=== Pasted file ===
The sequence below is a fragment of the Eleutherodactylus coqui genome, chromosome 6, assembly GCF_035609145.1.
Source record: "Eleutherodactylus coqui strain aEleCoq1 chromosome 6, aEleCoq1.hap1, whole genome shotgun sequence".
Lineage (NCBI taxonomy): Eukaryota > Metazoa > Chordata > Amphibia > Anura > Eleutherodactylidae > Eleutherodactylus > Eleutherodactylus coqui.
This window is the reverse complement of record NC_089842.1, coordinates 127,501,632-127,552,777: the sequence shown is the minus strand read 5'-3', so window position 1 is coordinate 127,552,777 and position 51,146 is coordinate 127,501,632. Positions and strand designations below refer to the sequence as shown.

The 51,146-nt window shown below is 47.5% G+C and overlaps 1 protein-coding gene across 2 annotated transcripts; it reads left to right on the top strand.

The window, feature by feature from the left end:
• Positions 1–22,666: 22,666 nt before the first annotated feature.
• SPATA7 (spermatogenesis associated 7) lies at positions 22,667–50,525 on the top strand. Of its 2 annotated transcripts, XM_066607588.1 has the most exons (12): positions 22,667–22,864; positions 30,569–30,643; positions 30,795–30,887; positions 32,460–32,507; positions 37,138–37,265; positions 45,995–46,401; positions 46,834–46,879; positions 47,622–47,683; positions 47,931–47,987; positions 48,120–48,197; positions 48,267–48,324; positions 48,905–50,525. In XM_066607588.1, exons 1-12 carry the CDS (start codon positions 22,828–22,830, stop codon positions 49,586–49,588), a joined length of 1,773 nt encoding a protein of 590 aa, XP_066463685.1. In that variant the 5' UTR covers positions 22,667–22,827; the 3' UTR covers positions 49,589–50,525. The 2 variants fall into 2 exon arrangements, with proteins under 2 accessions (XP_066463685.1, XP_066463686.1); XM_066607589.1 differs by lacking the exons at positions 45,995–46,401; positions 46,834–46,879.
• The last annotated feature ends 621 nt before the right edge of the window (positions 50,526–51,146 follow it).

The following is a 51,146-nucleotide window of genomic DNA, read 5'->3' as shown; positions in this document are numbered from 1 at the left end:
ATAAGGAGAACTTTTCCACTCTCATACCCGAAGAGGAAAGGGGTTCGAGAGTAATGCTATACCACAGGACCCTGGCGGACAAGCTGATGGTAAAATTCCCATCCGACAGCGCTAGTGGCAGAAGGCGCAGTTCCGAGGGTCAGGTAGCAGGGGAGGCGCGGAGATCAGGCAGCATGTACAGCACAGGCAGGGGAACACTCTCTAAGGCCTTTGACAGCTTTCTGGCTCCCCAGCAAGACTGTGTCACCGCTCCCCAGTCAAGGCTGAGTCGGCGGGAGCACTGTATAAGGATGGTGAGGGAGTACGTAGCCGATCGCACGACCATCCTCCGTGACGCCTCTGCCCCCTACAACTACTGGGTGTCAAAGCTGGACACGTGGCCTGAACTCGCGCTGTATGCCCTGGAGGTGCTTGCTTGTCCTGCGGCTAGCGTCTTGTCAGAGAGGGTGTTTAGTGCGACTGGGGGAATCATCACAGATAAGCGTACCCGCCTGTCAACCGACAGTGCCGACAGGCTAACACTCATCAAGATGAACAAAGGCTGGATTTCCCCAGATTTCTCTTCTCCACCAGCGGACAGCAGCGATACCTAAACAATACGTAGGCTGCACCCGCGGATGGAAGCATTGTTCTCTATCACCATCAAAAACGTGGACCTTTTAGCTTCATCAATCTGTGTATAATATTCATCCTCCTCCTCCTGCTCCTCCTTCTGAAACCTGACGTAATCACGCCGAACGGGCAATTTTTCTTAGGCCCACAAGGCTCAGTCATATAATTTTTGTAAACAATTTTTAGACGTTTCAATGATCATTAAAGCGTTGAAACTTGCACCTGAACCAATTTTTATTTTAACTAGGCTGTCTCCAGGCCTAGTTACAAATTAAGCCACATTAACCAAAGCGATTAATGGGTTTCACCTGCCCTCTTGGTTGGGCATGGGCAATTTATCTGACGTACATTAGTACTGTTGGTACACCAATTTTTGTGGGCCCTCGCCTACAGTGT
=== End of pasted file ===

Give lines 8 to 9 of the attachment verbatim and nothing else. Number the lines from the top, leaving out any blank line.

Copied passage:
• SPATA7 (spermatogenesis associated 7) lies at positions 22,667–50,525 on the top strand. Of its 2 annotated transcripts, XM_066607588.1 has the most exons (12): positions 22,667–22,864; positions 30,569–30,643; positions 30,795–30,887; positions 32,460–32,507; positions 37,138–37,265; positions 45,995–46,401; positions 46,834–46,879; positions 47,622–47,683; positions 47,931–47,987; positions 48,120–48,197; positions 48,267–48,324; positions 48,905–50,525. In XM_066607588.1, exons 1-12 carry the CDS (start codon positions 22,828–22,830, stop codon positions 49,586–49,588), a joined length of 1,773 nt encoding a protein of 590 aa, XP_066463685.1. In that variant the 5' UTR covers positions 22,667–22,827; the 3' UTR covers positions 49,589–50,525. The 2 variants fall into 2 exon arrangements, with proteins under 2 accessions (XP_066463685.1, XP_066463686.1); XM_066607589.1 differs by lacking the exons at positions 45,995–46,401; positions 46,834–46,879.
• The last annotated feature ends 621 nt before the right edge of the window (positions 50,526–51,146 follow it).